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Footnote 11

Marra, M. A., S. J. M. Jones, C. R. Astell, R. A. Holt, A. Brooks-Wilson, Y. S. N. Butterfield, J. Khattra, J. K. Asano, S. A. Barber, S. Y. Chan, A. Cloutier, S. M. Coughlin, D. Freeman, N. Girn, O. L. Griffith, S. R. Leach, M. Mayo, H. McDonald, S. B. Montgomery, P. K. Pandoh, A. S. Petrescu, A. G. Robertson, J. E. Schein, A. Siddiqui, D. E. Smailus, J. M. Stott, G. S. Yang, F. Plummer, A. Andonov, H. Artsob, N. Bastien, K. Bernard, T. F. Booth, D. Bowness, M. Czub, M. Drebot, L. Fernando, R. Flick, M. Garbutt, M. Gray, A. Grolla, S. Jones, H. Feldmann, A. Meyers, A. Kabani, Y. Li, S. Normand, U. Stroher, G. A. Tipples, S. Tyler, R. Vogrig, D. Ward, B. Watson, R. C. Brunham, M. Krajden, M. Petric, D. M. Skowronski, C. Upton, and R. L. Roper. 2003. The genome sequence of the SARS-associated coronavirus. Science. 300:1399-1404.

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Footnote 12

Heymann, D. L. 2008. Control of Communicable Diseases Manual. American Public Health Association, Washington, D.C.

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Footnote 13

Peiris, J. S. M., C. M. Chu, V. C. C. Cheng, K. S. Chan, I. F. N. Hung, L. L. M. Poon, K. I. Law, B. S. F. Tang, T. Y. W. Hon, C. S. Chan, K. H. Chan, J. S. C. Ng, B. J. Zheng, W. L. Ng, R. W. M. Lai, Y. Guan, and K. Y. Yuen. 2003. Clinical progression and viral load in a community outbreak of coronavirus-associated SARS pneumonia: A prospective study. Lancet. 361:1767-1772.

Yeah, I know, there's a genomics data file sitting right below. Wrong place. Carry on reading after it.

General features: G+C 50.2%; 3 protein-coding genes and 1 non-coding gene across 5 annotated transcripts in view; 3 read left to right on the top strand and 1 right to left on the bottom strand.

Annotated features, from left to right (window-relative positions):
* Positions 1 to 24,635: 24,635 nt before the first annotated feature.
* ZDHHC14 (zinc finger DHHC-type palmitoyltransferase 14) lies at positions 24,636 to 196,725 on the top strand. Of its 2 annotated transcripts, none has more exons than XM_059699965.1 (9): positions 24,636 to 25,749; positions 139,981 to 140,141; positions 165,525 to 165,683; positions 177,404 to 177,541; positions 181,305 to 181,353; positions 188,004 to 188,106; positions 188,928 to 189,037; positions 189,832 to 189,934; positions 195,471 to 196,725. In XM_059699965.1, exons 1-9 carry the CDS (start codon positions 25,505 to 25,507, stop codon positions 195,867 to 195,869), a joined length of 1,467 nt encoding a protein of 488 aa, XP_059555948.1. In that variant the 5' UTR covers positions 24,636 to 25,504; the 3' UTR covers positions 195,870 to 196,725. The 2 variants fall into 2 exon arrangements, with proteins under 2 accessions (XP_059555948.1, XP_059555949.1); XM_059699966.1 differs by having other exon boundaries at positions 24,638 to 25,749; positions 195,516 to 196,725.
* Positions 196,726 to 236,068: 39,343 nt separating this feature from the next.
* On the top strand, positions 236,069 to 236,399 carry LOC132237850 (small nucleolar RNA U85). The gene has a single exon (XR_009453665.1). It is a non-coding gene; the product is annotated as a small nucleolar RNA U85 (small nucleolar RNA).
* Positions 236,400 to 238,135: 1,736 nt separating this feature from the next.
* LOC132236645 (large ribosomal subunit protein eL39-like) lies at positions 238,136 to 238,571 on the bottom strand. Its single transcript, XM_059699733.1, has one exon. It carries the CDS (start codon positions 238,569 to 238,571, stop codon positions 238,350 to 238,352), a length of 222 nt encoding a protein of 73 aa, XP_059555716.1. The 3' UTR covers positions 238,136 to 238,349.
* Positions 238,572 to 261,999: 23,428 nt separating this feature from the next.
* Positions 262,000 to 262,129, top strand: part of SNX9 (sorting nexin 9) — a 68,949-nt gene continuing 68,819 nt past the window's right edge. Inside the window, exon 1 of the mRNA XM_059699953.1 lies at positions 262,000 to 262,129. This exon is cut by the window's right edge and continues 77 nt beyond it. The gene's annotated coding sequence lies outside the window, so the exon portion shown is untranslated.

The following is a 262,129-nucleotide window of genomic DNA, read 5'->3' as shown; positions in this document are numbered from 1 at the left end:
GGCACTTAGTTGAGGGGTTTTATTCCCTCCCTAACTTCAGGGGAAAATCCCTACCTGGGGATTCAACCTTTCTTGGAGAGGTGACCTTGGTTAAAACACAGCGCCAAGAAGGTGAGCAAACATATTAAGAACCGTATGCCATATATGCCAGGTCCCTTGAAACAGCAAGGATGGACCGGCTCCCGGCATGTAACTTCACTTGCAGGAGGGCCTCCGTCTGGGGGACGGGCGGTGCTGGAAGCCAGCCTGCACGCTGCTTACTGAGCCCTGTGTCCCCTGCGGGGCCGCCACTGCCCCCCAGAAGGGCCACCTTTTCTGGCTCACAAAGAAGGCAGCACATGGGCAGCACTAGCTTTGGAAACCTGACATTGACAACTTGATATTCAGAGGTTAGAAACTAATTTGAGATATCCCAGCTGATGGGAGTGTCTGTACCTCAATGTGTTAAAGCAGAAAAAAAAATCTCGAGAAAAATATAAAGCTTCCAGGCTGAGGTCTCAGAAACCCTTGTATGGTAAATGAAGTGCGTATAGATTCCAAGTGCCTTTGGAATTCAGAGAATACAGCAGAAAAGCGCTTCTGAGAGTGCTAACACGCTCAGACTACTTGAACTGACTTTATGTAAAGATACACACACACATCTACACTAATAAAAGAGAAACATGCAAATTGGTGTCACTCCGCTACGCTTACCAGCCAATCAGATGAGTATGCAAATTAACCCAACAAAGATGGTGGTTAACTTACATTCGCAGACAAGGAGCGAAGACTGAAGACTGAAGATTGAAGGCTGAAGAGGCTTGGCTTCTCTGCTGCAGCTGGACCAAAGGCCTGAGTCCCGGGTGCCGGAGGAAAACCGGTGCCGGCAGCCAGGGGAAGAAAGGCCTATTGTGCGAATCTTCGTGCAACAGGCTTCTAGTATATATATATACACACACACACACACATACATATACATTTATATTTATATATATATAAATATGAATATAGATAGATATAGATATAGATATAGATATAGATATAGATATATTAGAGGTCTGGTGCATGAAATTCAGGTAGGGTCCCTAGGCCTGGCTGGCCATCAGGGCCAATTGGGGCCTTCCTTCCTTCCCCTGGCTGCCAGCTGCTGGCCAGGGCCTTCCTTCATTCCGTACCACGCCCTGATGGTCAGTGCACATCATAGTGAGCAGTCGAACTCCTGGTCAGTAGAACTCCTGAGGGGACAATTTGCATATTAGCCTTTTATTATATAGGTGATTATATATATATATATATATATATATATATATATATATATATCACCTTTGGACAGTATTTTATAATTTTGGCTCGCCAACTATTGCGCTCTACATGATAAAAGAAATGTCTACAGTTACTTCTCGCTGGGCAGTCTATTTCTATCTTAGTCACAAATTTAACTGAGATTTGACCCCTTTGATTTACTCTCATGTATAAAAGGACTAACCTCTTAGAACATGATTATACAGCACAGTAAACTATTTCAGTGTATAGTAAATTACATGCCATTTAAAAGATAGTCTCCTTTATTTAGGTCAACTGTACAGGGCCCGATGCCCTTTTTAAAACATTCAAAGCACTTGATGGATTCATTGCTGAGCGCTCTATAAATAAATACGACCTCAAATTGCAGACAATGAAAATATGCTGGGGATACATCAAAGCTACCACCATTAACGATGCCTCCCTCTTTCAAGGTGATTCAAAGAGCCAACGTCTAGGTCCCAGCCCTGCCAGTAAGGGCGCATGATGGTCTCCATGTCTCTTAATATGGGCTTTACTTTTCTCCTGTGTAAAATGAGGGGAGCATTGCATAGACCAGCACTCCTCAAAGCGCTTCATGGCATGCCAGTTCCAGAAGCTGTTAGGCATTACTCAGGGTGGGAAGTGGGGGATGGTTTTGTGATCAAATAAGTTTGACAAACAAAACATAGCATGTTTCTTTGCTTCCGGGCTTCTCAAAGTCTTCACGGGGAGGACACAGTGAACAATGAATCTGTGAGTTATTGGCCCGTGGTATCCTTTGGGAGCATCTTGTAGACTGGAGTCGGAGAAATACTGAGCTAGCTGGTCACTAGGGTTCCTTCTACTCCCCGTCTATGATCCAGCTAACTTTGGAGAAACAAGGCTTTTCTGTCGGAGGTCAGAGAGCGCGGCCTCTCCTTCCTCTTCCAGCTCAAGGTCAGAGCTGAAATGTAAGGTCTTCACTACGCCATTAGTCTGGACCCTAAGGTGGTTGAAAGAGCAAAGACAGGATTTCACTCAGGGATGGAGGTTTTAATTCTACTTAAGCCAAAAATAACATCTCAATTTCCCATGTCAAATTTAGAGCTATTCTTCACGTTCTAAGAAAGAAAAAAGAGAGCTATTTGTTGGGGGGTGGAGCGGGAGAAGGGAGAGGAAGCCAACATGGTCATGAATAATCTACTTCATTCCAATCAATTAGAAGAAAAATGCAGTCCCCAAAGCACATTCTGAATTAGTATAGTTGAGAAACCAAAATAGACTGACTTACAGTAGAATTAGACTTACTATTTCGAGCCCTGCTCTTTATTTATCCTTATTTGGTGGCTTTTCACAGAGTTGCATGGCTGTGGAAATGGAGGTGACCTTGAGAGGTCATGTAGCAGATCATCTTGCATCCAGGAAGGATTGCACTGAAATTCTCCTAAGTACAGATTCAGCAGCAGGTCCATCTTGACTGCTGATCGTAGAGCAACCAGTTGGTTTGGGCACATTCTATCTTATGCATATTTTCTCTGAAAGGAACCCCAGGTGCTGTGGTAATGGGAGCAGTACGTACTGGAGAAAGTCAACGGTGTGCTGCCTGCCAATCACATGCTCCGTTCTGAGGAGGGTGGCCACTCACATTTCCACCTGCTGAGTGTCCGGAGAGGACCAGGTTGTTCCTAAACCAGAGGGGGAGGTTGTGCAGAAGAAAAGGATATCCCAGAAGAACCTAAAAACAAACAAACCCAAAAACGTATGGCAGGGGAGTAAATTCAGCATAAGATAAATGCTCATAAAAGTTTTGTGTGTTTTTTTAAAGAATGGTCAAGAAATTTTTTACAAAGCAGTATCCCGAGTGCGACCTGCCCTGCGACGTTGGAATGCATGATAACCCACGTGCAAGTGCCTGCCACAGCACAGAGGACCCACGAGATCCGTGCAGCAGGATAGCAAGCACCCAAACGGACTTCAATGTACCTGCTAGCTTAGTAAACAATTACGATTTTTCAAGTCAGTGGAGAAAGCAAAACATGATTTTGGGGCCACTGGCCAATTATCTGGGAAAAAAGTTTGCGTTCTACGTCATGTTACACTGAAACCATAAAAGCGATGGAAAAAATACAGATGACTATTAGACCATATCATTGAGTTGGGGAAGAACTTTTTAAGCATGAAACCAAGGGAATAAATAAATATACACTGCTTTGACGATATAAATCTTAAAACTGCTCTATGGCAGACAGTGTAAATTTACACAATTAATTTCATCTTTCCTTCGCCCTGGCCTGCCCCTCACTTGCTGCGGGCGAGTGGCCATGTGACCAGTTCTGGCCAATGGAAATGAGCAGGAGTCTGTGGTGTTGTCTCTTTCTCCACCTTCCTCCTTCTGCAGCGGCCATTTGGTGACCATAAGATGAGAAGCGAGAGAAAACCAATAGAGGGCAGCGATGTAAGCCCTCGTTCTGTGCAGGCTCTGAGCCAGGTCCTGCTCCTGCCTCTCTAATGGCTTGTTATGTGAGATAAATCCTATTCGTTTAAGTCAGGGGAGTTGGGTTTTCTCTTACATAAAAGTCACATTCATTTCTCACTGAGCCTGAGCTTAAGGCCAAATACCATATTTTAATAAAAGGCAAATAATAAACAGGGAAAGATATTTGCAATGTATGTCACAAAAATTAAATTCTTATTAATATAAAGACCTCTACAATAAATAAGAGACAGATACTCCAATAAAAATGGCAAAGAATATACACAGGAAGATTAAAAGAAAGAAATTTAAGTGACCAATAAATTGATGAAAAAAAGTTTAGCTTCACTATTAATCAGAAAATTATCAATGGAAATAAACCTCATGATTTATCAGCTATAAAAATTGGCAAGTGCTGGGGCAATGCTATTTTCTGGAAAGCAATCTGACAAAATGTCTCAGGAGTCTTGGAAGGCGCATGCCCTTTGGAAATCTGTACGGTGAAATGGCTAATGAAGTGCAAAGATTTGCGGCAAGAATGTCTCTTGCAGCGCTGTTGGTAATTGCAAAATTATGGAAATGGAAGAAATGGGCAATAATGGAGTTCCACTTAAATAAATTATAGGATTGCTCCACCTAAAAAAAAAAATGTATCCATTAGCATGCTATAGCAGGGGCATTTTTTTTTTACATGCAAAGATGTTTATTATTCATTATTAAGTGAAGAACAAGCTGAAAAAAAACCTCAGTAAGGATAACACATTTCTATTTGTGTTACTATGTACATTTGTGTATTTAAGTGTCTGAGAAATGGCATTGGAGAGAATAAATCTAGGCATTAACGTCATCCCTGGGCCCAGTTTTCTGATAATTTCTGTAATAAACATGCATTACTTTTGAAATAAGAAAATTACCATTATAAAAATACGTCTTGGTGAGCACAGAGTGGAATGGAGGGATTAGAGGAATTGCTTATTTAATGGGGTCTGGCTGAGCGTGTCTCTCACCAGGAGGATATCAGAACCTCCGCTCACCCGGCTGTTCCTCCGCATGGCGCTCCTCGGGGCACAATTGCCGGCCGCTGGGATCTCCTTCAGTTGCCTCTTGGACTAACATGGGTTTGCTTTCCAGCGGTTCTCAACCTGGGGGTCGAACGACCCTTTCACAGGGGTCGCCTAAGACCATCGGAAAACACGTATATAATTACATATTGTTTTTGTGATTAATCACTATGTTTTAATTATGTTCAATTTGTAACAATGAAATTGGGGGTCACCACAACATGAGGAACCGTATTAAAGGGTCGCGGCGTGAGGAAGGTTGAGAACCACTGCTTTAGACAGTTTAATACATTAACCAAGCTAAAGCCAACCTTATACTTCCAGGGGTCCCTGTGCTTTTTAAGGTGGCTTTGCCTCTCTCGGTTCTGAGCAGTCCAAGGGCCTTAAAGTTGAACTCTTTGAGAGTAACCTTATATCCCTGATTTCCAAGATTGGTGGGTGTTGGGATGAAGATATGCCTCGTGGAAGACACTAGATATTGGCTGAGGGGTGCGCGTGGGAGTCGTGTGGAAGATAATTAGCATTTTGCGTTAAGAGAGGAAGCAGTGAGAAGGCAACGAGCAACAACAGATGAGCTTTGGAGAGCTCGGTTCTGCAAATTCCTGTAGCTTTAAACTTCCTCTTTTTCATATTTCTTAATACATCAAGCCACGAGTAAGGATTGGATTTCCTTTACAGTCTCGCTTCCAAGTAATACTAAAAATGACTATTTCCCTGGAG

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Footnote 14

Anonymous 2004. Summary of Probable SARS Cases with Onset of Illness from 1 November 2002 to 31 July 2003.

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Footnote 15

Anonymous 2003. Update 49 SARS case fatality ratio, incubation period, July 3rd 2003.

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Footnote 16

Encyclopedia Britannica, S. Pettygrove, and K. Rogers. March 15, 2016. Attack Rate: Epidemiology.

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Footnote 17

Goh, D. L., B. W. Lee, K. S. Chia, B. H. Heng, M. Chen, S. Ma, and C. C. Tan. 2004. Secondary household transmission of SARS, Singapore. Emerg. Infect. Dis. 10:232-234.

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Footnote 18

Hon, K. L. E., C. W. Leung, W. T. F. Cheng, P. K. S. Chan, W. C. W. Chu, Y. W. Kwan, A. M. Li, N. C. Fong, P. C. Ng, M. C. Chiu, C. K. Li, J. S. Tam, and T. F. Fok. 2003. Clinical presentations and outcome of severe acute respiratory syndrome in children. Lancet. 361:1701-1703.

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Footnote 19

Yudin, M. H., D. M. Steele, M. D. Sgro, S. E. Read, P. Kopplin, and K. A. Gough. 2005. Severe acute respiratory syndrome in pregnancy. Obstet. Gynecol. 105:124-127.

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Footnote 20